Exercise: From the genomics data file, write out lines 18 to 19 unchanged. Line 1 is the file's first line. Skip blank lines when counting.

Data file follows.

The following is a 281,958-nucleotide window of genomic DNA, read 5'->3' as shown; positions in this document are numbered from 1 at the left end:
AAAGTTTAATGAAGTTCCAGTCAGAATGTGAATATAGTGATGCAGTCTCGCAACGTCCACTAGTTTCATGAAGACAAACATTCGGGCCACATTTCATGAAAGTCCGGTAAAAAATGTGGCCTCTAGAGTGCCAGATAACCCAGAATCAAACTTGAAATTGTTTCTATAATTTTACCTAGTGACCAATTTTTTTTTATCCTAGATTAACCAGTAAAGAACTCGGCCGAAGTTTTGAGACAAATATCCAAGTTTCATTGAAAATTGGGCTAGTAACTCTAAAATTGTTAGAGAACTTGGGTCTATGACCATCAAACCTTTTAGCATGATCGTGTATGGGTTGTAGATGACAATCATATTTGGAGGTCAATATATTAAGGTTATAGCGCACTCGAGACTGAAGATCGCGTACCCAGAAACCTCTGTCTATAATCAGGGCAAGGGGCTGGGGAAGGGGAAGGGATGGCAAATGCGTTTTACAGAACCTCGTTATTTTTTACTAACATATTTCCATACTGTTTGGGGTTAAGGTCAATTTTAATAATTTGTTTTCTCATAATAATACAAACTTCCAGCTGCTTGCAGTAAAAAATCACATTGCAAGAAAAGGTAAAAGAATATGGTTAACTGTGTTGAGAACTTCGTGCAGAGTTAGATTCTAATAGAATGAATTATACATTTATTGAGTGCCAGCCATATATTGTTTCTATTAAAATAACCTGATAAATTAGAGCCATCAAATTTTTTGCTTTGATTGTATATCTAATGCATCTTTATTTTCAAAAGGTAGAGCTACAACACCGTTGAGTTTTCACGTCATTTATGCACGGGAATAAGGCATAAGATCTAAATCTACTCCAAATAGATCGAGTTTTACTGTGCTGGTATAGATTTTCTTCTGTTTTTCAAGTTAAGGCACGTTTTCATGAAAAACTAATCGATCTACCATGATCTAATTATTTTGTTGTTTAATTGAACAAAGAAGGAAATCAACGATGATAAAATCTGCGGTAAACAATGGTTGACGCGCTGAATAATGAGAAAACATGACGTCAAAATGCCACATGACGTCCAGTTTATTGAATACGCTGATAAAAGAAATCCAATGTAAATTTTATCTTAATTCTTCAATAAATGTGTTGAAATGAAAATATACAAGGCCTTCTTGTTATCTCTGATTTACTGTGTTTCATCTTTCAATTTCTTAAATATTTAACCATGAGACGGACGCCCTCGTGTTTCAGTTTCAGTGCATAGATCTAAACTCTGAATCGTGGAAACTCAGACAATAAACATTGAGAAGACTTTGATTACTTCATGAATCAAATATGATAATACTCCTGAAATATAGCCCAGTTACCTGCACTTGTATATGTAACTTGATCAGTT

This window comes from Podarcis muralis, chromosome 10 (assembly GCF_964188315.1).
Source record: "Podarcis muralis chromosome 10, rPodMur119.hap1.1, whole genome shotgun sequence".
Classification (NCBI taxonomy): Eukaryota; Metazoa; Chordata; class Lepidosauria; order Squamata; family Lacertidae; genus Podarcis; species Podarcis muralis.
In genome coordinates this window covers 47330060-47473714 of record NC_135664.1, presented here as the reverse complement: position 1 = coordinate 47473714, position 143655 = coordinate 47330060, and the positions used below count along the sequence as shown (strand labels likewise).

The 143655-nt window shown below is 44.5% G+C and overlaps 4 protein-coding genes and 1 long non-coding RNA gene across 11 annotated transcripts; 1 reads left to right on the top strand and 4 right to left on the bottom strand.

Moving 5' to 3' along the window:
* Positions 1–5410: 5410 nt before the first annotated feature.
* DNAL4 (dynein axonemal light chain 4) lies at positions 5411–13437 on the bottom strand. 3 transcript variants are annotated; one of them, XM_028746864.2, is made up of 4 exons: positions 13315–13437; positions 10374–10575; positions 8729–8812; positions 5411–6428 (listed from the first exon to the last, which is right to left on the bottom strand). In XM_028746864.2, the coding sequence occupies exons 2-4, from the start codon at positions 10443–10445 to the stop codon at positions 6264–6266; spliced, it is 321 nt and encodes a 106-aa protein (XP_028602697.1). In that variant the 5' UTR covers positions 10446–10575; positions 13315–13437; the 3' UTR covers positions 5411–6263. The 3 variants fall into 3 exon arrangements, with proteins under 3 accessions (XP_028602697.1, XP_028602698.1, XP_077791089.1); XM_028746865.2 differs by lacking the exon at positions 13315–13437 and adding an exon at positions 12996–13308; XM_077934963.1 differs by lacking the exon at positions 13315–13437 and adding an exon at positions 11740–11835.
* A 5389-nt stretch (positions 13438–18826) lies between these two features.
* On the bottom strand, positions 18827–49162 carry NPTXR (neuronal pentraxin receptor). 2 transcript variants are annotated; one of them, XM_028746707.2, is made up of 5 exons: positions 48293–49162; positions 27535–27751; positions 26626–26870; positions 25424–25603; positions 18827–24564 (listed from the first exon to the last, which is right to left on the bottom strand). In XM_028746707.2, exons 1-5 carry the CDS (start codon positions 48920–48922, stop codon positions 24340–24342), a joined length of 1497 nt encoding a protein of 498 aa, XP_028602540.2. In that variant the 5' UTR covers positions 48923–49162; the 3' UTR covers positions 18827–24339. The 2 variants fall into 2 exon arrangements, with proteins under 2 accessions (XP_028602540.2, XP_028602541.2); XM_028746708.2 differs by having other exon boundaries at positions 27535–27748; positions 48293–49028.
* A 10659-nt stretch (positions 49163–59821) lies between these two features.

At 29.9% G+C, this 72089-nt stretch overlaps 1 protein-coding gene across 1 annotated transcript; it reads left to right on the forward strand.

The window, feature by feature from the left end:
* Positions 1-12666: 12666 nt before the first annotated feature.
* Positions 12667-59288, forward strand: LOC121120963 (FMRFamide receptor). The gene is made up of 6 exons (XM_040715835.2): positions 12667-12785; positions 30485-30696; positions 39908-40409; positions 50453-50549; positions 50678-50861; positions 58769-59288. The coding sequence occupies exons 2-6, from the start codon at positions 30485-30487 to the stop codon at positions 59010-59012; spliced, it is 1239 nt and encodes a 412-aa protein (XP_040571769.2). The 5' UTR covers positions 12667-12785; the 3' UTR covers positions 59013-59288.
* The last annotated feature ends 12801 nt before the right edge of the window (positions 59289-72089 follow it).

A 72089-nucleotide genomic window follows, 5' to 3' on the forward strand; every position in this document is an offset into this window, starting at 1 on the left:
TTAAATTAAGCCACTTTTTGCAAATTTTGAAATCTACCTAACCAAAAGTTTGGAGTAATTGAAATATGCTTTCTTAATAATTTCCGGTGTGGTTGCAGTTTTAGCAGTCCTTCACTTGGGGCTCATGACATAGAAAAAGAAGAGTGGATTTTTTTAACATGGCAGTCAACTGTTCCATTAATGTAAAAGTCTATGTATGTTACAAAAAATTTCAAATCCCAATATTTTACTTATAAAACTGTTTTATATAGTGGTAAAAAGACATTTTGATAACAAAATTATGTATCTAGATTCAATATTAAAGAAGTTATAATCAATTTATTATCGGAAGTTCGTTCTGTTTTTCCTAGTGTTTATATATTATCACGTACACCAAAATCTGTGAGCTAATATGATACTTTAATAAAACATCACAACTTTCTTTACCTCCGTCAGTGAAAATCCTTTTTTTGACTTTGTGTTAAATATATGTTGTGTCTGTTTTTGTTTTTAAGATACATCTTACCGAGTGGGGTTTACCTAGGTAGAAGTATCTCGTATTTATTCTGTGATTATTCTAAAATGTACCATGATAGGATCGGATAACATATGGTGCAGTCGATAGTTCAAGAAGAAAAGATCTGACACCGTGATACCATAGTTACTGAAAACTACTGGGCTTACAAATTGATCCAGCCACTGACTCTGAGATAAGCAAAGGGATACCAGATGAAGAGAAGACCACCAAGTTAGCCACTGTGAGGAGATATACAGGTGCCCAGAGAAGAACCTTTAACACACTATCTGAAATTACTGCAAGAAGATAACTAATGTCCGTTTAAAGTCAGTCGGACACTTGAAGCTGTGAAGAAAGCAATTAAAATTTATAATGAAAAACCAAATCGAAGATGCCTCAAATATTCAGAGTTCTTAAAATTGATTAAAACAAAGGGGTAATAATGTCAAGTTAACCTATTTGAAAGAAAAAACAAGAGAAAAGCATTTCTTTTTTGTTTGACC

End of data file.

* The last annotated feature ends 12801 nt before the right edge of the window (positions 59289-72089 follow it).

A 72089-nucleotide genomic window follows, 5' to 3' on the forward strand; every position in this document is an offset into this window, starting at 1 on the left: